The two plainclothes cops huddled in the doorway of a closed farmacia
in Via del Corso, shivering, teeth chattering, watching Mauro Sandri,
the fat little photographer from Milan, fumble with the two big Nikon
SLRs dangling round his neck. It was five days before Christmas and for
once Rome was enjoying snow, real snow, deep and crisp and even, the
kind you normally only saw on the TV when some surprise blizzard
engulfed those poor miserable bastards living in the north.
It fell from the black sky as a perfect, silky cloud. Thick flakes
curled around the gaudy coloured lights of the street decorations in a
soft, white embrace. The pavements were already blanketed in a crunchy,
shoe-deep covering in spite of the milling crowds who had pounded the
Corso's black stones a few hours earlier, searching for last-minute
Christmas presents in the stores.
Nic Costa and Gianni Peroni had read the met briefing before they went
on duty that evening. They'd looked at the words "severe weather
warning" and tried to remember what that meant. Floods maybe. Gales that
brought down some of the ancient tiles which sat so unsteadily on the
rooftops of the centro storico, the warren of streets and alleys
in the city's Renaissance quarter where the two men spent most of their
working lives. But this was different. The met men said it would snow
and snow and snow. Snow in a way it hadn't for almost twenty years,
since the last big freeze in 1985. Only for longer this time, a week or
more. And the temperatures would hit new lows too. Maybe it was global
warming. Maybe it was just a trick throw of the meteorological dice.
Whatever the reason, the world was about to become seriously out of sync
for a little while and that knowledge, shared among the two and a half
million or more individuals who lived within the boundaries of the
Comune di Roma, was both scary and tantalizing. The city was braced for
its first white Christmas in living memory and already the consequences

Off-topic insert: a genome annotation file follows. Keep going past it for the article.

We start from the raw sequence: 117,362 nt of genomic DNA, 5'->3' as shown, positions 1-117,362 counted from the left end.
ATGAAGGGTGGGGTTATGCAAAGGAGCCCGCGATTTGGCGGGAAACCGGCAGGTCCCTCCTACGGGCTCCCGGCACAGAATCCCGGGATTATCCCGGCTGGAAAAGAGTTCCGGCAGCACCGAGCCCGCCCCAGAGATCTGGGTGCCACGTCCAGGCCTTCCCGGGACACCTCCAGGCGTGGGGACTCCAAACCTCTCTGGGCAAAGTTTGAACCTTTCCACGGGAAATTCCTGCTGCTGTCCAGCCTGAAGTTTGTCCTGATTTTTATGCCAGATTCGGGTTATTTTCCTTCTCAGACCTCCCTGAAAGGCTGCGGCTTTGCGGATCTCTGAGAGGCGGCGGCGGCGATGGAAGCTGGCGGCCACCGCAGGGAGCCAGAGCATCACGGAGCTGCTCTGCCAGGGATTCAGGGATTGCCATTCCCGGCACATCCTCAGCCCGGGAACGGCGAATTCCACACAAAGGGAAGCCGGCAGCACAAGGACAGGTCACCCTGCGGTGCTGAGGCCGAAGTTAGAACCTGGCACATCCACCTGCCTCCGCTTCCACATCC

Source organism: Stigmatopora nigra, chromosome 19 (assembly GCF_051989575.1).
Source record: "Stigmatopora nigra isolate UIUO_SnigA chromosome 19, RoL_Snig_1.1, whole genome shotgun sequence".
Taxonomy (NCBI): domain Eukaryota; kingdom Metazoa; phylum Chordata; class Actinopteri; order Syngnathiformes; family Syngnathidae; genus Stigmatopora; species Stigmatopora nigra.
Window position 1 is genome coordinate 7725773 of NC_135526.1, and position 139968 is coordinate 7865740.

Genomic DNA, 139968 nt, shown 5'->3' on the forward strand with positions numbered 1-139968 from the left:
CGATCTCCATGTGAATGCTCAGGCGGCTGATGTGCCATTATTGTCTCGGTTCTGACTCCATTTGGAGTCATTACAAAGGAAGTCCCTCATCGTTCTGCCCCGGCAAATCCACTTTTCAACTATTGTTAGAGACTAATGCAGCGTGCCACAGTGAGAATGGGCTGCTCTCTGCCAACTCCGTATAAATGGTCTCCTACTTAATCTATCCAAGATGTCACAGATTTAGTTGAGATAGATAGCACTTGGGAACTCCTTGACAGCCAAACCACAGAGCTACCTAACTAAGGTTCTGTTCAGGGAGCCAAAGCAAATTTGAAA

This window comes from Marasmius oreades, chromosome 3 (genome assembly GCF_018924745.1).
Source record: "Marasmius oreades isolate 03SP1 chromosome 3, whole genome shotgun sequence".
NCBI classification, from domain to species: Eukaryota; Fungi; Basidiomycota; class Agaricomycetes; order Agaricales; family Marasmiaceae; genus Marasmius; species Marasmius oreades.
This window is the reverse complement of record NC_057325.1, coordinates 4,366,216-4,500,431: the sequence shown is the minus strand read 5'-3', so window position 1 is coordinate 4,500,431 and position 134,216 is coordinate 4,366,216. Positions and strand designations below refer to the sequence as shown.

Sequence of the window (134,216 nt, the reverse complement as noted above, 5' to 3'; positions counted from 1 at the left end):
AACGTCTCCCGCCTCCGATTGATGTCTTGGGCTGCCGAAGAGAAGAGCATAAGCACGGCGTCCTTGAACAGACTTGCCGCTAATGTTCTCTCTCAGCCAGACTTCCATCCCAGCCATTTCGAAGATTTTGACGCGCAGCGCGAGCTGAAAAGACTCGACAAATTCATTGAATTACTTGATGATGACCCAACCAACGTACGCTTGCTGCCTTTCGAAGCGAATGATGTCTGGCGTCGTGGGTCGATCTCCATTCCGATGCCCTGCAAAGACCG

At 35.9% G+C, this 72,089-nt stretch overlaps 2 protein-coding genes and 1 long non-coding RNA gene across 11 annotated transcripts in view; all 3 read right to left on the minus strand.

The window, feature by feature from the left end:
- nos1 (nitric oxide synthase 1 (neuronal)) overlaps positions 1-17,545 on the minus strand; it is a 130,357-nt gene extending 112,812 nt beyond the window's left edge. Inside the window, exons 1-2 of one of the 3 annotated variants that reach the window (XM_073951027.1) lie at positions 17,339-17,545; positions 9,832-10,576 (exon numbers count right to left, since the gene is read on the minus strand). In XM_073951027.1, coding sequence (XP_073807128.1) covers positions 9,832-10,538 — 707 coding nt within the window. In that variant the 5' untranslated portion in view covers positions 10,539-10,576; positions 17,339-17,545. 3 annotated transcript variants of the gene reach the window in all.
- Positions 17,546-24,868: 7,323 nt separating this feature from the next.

of this were beginning to seep into the Roman consciousness. People were
preparing to bunk off work for any number of sound and incontrovertible
reasons. They'd picked up the nasty virus that was creeping through the
city. They couldn't take the buses in from the suburbs because, even if
they made it through the dangerous, icy streets, who knew if they'd get
back in the evening? Life was, for once, just too perilous to do
anything but stay at home, or maybe wander down to the local bar and
talk about nothing except the weather.
And they were all, librarian and shop assistant, waiter and tour guide,
priest and shivering cop, thinking secretly: This is wonderful.
Because for once Christmas would be a holiday. For once the city would
step off the constantly moving escalator of modern life, remember to
take a deep breath, close its eyes and sleep a little, all under that
gorgeous ermine coverlet that kept falling in a constant white cloud,
turning the black stones of the empty streets the colour of icing sugar.
Peroni glanced at his partner, an expression Costa now recognized, one
that said: Watch this. Then the big cop walked over and threw an
arm around Sandri, squeezing him hard.
"Hey, Mauro," Peroni growled, and crushed the photographer one more time
before letting go. "Your fingers are frozen stiff. It's pitch dark here
with nothing to look at but snow. Why don't you quit taking photos for a
while? You must've done a couple of hundred today already. Relax. We
could go some place warm. Come on. Even you clever guys could handle a
caffè corretto on a night like this."
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